“The moment people hear that a fighter is from Tennessee, they automatically think he is some dumb, tough, unskilled hillbilly. It’s a bad stereotype surrounding fighters down here.”
So believes undefeated welterweight contender Tim “Spider” Webb, of Columbia, Tennessee. Webb did his part to help dispel that myth in scoring an upset stoppage win over highly touted welterweight Jose Celaya this past May. Fighting in Celaya’s hometown on national television (ESPN2 Friday Night Fights), Webb’s relentless pressure and superior work rate prevailed on a night where talent alone would not get the job done.
Celaya danced as hard as he could in what was believed to be a showcase bout for the Bay Area prospect. He found himself on the deck three times before fight’s end, and helped Webb put Tennessee on the boxing map – for all of the right reasons.
Webb is one of several fighters from the Mid-South who managed to work his way to the bright lights in the early part of 2005.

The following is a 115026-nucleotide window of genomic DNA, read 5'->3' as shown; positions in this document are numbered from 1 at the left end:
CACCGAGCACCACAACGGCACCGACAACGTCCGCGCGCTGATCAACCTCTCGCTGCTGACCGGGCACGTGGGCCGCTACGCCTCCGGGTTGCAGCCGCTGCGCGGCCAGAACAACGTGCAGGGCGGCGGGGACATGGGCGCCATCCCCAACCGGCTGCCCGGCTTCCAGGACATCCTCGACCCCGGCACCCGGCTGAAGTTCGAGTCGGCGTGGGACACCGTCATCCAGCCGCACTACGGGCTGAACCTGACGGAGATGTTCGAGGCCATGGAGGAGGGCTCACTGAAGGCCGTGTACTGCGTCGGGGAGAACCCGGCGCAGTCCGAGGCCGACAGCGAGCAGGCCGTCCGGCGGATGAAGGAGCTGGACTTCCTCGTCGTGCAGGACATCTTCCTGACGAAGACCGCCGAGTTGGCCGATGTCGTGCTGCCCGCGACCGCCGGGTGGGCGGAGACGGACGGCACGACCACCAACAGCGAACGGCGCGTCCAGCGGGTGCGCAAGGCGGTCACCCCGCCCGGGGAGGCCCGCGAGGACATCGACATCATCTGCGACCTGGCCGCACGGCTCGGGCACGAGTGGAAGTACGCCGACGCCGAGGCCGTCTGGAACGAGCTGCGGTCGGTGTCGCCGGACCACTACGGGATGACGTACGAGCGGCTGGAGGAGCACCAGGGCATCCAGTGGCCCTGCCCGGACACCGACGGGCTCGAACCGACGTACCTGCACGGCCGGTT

In the past, the only way for a fighter from this region to receive such accolades was in the role of handpicked opponent. Middleweight contender Jonathan Reid was forced to travel that road five years ago, when Don King offered him a last minute opportunity at a world title. Given only four days to train and travel to Vegas, Reid found himself on a pay-per-view card headlined by Felix Trinidad and Fernando Vargas in December 2000. He wound up on the business end of a four round shellacking at the hands of then WBA champion William Joppy.
Prior to 2005, it was the only moment most hardcore fans would instantly remember in dropping Reid’s name. Shortly after the loss, Reid believed the promises of his promoter, only to find himself dispatched back to the anonymous Southeast and Midwestern fight circuit.